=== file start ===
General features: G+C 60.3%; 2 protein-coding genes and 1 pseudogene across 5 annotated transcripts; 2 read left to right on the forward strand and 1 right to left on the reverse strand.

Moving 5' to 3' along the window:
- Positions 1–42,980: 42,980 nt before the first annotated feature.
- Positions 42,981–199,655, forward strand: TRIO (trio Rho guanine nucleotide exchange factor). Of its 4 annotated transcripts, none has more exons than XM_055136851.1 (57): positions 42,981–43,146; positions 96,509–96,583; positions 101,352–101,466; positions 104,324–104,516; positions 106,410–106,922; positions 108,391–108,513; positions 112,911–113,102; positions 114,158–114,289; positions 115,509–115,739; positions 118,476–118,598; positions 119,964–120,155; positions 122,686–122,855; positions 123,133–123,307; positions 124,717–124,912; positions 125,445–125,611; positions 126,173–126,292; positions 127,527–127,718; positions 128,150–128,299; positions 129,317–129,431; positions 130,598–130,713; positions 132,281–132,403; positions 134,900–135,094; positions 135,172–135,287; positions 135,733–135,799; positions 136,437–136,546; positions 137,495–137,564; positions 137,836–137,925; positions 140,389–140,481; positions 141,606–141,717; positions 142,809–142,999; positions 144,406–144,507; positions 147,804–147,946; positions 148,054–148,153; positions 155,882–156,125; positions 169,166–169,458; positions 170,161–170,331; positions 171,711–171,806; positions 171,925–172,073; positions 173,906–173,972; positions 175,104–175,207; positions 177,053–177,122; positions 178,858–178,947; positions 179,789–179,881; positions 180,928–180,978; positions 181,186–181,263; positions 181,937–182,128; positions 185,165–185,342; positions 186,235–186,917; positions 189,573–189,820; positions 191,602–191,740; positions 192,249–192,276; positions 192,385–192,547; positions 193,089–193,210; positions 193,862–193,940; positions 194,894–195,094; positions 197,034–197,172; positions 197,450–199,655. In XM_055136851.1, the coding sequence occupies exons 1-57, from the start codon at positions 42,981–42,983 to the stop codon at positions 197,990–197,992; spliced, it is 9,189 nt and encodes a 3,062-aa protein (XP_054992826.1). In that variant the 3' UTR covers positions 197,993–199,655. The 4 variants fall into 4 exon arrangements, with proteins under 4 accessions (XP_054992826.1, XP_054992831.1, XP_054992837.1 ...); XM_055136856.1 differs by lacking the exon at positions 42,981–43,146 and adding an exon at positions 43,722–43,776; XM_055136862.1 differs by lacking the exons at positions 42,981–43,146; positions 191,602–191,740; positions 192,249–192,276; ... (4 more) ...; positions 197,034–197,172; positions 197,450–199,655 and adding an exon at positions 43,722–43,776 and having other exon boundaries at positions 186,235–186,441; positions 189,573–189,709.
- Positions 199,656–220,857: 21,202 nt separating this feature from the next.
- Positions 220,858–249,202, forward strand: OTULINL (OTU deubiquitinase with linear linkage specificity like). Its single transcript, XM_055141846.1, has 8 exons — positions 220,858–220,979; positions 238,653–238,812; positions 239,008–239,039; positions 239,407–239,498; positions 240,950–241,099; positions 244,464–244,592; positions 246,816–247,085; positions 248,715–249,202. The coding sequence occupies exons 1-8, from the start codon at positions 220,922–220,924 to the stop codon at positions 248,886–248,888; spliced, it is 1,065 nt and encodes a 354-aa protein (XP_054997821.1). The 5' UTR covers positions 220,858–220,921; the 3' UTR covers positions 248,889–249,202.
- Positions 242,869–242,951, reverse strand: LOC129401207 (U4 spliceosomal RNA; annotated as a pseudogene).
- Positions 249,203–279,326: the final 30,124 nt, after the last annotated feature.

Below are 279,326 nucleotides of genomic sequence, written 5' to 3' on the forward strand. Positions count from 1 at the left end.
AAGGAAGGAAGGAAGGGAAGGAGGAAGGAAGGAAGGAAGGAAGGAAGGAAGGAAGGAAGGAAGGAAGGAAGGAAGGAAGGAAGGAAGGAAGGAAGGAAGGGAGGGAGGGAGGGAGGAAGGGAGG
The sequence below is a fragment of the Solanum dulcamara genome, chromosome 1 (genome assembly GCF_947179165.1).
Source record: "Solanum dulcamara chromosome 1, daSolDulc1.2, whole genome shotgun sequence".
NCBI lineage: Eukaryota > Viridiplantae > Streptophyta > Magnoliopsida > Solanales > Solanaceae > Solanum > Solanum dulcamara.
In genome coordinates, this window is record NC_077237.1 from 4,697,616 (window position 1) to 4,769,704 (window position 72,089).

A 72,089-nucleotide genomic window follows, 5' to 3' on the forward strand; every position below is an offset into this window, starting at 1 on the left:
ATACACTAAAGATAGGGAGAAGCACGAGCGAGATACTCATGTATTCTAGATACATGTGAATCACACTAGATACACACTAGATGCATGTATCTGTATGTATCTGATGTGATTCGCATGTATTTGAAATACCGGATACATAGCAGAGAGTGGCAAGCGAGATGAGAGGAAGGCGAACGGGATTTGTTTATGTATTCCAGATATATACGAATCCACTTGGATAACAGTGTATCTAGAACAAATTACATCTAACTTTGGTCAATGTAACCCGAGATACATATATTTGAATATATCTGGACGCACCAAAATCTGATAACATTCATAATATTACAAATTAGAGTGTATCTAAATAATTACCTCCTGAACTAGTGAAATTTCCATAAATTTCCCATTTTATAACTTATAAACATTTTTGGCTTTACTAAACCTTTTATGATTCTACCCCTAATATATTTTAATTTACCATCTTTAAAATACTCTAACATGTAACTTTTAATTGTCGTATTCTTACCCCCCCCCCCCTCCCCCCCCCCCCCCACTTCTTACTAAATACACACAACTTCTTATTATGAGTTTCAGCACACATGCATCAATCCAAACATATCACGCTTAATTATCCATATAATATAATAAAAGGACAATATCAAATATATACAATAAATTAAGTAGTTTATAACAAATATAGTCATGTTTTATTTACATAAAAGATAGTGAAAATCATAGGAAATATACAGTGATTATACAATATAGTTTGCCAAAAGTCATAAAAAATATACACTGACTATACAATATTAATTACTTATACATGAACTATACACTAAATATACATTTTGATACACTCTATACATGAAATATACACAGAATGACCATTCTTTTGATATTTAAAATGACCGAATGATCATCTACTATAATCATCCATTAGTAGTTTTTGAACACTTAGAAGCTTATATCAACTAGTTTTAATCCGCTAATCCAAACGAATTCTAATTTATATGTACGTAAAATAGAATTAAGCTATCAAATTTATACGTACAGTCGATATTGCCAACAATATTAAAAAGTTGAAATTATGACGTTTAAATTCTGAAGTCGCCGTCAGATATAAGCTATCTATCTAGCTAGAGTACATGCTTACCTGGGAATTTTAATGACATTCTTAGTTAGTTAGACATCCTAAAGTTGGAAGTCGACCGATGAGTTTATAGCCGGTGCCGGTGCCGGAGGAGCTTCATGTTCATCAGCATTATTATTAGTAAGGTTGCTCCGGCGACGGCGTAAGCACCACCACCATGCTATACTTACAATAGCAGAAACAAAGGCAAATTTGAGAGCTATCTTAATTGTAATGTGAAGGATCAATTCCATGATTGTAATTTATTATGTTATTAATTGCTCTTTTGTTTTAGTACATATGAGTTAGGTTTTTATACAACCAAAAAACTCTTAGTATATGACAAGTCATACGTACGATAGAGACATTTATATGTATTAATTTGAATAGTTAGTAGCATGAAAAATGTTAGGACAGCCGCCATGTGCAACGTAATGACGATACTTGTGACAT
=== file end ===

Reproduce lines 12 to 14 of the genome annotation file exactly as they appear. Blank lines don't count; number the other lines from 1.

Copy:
Source record: "Solanum dulcamara chromosome 1, daSolDulc1.2, whole genome shotgun sequence".
NCBI lineage: Eukaryota > Viridiplantae > Streptophyta > Magnoliopsida > Solanales > Solanaceae > Solanum > Solanum dulcamara.
In genome coordinates, this window is record NC_077237.1 from 4,697,616 (window position 1) to 4,769,704 (window position 72,089).